work by Aldous Huxley should beaddressed to Chatto & Windus, 40 William IV Street,. London, W.C. 2. FIRST PUBLISHED SECOND IMPRESSION Author: Huxley Aldous (Huxley Aldous Leonard) Title: The Perennial Philosophy Year: Link download. The Perennial Philosophy. 1. Introduction. Philosophia Perennis—the phrase was coined by Leibniz; but the thing—the metaphysic that recognizes a divine.
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THE PERENNIAL PHILOSOPHY By Aldous Huxley * Novels TIME MUST HAVE A STOP AFTER MANY A SUMMER EYELESS IN GAZA BRAVE NEW WORLD. The Perennial Philosophy is a comparative study of mysticism by the British writer and novelist Aldous Huxley. .. Print/export. Create a book · Download as PDF · Printable version. Aldous Huxley believed the Perennial Philosophy (the philosophy of mysticism Note that Huxley uses "divine Reality" in the first two statements, and "the.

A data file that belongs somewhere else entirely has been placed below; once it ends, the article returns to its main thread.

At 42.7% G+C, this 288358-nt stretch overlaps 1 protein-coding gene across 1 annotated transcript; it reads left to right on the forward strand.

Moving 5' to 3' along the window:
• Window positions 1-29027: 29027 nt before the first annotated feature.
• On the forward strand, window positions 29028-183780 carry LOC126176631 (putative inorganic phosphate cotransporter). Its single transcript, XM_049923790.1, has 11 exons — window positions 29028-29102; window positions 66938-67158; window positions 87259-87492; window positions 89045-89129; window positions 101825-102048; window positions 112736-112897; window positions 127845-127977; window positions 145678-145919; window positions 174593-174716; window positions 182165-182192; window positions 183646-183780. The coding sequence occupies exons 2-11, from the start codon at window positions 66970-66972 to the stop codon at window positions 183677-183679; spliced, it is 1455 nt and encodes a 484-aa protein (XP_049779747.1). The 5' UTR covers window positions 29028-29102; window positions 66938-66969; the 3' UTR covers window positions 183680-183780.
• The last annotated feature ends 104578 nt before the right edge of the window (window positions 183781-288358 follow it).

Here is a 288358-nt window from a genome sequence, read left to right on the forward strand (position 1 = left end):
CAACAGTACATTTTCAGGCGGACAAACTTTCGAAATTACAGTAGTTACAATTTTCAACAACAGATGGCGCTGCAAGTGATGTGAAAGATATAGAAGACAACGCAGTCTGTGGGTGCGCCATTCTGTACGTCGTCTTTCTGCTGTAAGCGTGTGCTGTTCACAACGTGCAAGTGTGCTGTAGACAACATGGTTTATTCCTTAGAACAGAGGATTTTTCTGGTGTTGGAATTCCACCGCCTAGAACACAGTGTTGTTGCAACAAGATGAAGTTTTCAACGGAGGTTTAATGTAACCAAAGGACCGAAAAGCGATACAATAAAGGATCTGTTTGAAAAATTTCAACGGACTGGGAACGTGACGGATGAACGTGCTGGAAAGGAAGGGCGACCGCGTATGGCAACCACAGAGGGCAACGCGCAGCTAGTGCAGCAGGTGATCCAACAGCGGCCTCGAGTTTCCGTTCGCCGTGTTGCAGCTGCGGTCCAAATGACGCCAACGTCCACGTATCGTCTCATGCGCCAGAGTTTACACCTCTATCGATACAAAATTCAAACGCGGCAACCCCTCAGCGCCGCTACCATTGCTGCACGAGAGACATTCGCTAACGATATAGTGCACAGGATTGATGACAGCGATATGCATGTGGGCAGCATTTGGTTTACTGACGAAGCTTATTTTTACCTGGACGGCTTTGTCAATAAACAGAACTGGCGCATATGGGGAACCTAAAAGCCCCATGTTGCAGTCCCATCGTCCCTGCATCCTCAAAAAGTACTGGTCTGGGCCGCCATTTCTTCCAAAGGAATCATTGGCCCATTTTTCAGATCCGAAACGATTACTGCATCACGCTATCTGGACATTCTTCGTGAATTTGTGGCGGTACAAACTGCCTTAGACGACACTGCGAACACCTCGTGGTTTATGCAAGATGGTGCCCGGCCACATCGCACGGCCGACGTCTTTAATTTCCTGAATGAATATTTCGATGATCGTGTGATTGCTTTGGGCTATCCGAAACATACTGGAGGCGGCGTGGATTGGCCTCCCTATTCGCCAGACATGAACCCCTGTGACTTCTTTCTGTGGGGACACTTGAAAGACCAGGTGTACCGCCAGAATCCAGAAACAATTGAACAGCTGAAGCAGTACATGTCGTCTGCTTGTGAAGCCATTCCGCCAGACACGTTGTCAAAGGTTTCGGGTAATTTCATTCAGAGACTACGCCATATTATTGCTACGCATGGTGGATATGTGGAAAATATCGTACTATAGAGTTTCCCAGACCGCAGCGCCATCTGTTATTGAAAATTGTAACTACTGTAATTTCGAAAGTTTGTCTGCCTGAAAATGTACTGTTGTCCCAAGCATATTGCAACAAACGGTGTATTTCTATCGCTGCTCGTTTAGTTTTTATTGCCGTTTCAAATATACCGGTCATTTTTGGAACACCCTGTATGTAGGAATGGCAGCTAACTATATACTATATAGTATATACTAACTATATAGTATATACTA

The Perennial Philosophy Year: Rudiments of the Perennial Philosophy may be found among the traditionary lore of primitive peoples in every region of the world, and in its fully developed forms it has a place in every one of the higher religions.
A version of this Highest Common Factor in all preceding and subsequent theologies was first committed to writing more than twenty-five centuries ago, and since that time the inexhaustible theme has been treated again and again, from the standpoint of every religious tradition and in all the principal languages of Asia and Europe. In the pages that follow I have brought together a number of selections from these writings, chosen mainly for their significance because they effectively illustrated some particular point in the general system of the Perennial Philosophy but also for their intrinsic beauty and memorableness.
These selections are arranged under various heads and embedded, so to speak, in a commentary of my own, designed to illustrate and connect, to develop and, where necessary, to elucidate. Knowledge is a function of being. When there is a change in the being of the knower, there is a corresponding change in the nature and amount of knowing.